Although there have been many false starts over the years, the virtual reality (VR) industry is finally expected to hit the mainstream. In the wake of popular product launches from Oculus Rift, Sony’s PSVR and the HTC Vive, the 2016 VR Industry report predicted there will be as many as 37 million headsets sold to consumers by 2020: an astonishing figure.
Much of the discussion surrounding VR is based around home entertainment – predominantly in gaming experiences. While some very compelling VR experiences will be developed that will work very well within the confines of the living room, those looking for more active or visceral VR experiences will run up against constraints in this environment. And while there are many advantages to having VR in the home while you are wearing your expensive omni-haptic-feedback-holo-deck-crane-suits (including the peace of mind of not being seen), there are unexplored examples of location-based-entertainment (LBE) which combine VR with real-life scenarios. These help to create exciting new scenarios that have the potential to revolutionise the way we learn, play and socialise.
A prime example of LBE is the ever popular escape rooms, themed puzzle experiences where small groups must work together and solve clues to find their way out of a room within a time limit. Their popularity is largely the result of their low cost but high level of entertainment and immersion. Despite the drop in prices, off-the-shelf VR products are still out of the reach of many customers. However they are affordable for cinemas, theme parks and shopping malls, which is where we are starting to see an explosion of LBE utilising VR.
One of the most promising of these is called ‘The Void’, which you could describe as a VR experience centre. It layers VR technology over real-time, physical interactive environments and, in doing so, offers some suggestion as to other directions VR might travel in. Think of The Void as a gaming arcade where you become part of the experience, rather than just watch it happen through a screen. Players can interact with each other and their immediate environment as their movements are tracked by cameras in a warehouse sized area while feeling real visceral feedback from heat of a flame or the mist from a cliff edge.
‘One of the most promising of these is called ‘The Void’, which you could describe as a VR experience centre.’
Virtual reality arcades (or VRcades) are also starting to grow in popularity. In the 80’s computer gaming was made accessible to the first generation of users with a serried ranks of coin-operated consoles. Today this model is essentially extinct, but VR’s next wave of advancements could bring it back in some form, using custom made VR rigs with haptic feedback or motion simulators.
Whilst this could potentially be a model for mass usage of VR, The Void and other LBE suggest that VR is being combined with live, explorable experiences, which really push the potential of the medium. The operators of Thorpe Park, in the UK, have recently added a VR ghost train to their theme park: an immersive experience of being trapped on a runaway train with a sinister presence on board, created in collaboration with the TV illusionist, Derren Brown. This followed a similar grafting of VR onto a rollercoaster at Alton Towers in order to achieve the sensations of flying between planets.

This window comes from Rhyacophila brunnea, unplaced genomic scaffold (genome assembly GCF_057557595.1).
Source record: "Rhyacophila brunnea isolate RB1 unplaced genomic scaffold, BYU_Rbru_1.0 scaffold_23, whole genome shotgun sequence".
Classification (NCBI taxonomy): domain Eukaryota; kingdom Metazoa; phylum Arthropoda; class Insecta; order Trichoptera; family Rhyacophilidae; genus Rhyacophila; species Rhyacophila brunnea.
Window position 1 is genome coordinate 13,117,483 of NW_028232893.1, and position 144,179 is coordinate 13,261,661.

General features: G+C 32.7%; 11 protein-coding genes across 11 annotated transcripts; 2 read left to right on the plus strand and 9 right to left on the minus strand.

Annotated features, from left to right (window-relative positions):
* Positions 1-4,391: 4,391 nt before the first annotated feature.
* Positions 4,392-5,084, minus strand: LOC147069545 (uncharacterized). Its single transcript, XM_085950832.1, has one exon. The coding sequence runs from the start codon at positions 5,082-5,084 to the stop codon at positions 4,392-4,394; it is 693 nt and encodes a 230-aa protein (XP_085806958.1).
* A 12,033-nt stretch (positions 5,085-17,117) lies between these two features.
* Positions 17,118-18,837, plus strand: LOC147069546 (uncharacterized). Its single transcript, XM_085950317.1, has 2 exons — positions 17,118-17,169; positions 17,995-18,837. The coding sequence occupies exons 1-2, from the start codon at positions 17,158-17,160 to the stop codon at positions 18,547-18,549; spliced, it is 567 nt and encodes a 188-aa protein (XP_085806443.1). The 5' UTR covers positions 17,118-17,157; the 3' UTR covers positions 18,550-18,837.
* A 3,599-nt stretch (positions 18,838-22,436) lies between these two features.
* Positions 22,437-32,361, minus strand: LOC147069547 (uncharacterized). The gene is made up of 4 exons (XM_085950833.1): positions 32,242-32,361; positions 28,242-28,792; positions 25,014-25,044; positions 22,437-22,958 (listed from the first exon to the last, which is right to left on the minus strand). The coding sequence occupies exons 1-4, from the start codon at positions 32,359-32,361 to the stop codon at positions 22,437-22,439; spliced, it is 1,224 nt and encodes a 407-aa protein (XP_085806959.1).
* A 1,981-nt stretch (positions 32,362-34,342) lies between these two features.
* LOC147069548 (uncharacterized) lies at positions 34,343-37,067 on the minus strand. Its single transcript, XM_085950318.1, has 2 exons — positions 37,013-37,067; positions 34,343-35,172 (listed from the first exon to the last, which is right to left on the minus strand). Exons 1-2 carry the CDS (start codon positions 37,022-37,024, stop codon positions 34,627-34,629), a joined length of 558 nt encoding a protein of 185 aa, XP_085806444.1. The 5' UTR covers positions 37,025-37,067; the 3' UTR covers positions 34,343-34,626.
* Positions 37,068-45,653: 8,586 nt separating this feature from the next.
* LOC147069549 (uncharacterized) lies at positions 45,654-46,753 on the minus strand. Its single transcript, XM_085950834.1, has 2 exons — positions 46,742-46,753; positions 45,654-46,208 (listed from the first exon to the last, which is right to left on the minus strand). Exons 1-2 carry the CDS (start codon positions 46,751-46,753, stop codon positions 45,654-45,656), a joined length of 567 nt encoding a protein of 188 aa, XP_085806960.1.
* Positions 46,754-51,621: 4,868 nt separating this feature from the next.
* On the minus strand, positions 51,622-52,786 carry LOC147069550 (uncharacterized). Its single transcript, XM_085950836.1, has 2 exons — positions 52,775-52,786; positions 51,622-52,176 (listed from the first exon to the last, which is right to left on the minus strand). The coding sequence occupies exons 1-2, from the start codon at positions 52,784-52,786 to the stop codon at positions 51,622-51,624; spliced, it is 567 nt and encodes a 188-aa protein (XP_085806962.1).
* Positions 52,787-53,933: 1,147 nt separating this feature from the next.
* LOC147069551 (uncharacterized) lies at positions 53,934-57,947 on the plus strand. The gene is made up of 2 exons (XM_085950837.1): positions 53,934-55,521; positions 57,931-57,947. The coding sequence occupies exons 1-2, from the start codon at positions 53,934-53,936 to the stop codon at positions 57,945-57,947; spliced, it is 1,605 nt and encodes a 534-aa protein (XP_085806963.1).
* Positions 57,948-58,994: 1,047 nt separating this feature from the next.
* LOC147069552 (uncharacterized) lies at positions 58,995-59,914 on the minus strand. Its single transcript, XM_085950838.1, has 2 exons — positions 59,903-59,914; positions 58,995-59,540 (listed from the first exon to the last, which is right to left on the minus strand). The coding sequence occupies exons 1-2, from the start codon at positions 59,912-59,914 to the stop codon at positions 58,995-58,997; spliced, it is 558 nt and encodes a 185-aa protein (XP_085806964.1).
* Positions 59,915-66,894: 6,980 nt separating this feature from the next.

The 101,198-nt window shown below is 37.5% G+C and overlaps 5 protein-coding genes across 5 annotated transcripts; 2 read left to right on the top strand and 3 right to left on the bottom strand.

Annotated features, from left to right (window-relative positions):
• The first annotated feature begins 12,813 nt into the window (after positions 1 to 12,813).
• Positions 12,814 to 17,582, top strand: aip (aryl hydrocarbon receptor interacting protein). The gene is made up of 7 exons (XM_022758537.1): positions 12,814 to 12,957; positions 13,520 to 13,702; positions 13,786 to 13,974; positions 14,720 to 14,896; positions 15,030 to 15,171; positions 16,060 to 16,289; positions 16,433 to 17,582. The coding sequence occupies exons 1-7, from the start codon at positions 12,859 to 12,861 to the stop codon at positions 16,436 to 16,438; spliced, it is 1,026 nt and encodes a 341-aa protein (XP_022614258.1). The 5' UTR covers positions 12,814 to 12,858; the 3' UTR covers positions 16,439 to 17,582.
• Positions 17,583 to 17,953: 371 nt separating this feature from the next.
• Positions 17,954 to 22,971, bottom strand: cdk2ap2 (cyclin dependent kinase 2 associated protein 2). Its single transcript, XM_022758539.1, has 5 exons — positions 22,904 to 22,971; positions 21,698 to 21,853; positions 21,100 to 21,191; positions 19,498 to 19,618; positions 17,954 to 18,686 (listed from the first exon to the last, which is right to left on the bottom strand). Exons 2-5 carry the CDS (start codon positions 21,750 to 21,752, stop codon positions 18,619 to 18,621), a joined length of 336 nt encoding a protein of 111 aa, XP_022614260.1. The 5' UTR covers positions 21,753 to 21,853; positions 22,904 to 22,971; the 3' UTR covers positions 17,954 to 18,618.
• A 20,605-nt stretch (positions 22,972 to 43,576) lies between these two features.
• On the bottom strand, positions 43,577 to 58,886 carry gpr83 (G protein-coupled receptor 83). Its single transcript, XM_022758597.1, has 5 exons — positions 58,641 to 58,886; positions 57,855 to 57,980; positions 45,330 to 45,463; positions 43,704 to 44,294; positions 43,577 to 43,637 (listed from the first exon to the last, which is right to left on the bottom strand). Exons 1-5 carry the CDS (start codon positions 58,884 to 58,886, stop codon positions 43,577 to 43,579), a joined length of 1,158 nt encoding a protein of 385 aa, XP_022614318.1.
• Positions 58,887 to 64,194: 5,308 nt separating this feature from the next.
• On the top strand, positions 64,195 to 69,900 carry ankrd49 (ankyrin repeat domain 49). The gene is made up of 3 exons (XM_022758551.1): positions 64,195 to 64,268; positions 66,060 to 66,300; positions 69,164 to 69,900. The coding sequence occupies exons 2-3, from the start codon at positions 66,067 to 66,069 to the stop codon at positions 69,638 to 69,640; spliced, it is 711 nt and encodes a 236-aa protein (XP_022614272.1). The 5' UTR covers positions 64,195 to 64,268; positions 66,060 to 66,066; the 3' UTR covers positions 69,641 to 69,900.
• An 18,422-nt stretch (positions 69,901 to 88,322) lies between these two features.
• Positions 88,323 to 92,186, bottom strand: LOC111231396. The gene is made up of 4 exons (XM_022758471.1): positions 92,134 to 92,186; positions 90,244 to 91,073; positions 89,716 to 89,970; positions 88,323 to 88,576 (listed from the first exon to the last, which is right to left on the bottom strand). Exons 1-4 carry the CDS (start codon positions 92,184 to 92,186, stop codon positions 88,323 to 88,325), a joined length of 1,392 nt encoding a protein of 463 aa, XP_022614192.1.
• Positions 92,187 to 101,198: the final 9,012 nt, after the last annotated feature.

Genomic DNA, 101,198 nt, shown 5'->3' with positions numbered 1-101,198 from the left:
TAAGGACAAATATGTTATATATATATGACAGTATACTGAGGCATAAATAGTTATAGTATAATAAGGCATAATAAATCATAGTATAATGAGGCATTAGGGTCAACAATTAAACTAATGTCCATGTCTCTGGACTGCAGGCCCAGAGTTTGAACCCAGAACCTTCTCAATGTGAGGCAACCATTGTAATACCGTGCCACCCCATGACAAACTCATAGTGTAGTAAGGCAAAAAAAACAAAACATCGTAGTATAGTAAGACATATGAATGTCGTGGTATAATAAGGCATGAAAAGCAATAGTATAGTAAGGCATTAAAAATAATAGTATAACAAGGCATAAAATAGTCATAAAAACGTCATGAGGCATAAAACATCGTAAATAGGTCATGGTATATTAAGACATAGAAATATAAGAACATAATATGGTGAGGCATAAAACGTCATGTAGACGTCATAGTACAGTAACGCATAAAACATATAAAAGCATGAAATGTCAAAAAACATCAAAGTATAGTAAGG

IMAX is already rolling out VR pods in theatres and other public spaces, which promises some of the most incredible experiences to stand alongside movie releases as promotional material. One of the most recent experiences is the Star Wars: Trials on Tatooine, in which you can wield a lightsaber, repair the iconic Millennium Falcon and defend R2-D2 from incoming stormtroopers.
These are all promising developments for new brands and we will certainly see many more fascinating collaborations between the gaming industry, filmmakers, animation studios and VR hardware companies. We can already imagine a number of exciting possibilities.
Waterproof concepts of VR headsets, for example, are already being experimented with. Flash forward to your next trip to the swimming pool, VR Fridays could allow you to swim with giant sea creatures, visit the Great Barrier Reef or experience being shipwrecked with characters from the latest Pirates of the Carribean movie.
Elsewhere in Perspective we cover the future of AVs. What might happen though when autonomous vehicles and VR technology is combined? Imagine a pre-programmed autonomous car driving around a disused airport, transporting you into a high-speed car chase, swerving between oncoming traffic while you shoot bad guys from the back seat with a dummy gun with convincing recoil. The car is programmed to jolt as you are rammed by the virtual pursuers adding to the veracity of the experience.
Far from becoming an isolating experience, VR might provide different opportunities for collective fun. The huge popularity of massive multiplayer online role-playing games such as World of Warcraft has created a generation of people comfortable with fantasy, people who socialise in digital worlds. Future iterations of companies like The Void could partner with Blizzard (makers of World of Warcraft) to create VR quests where they might partner with real people in huge environments, even spending multiple days inside.
While the distant embodiment of VR maybe the entire encompassing of body and mind in a fully immersive state, indistinguishable from reality, its immediate future will be fun, accessible and shared with other people, out in the real world. Much like the arcades of the 80’s that essentially became extinct as consoles brought high-end gaming experiences to the living room, the next wave of VR technology could, in some way bring it back.
Also published on Medium.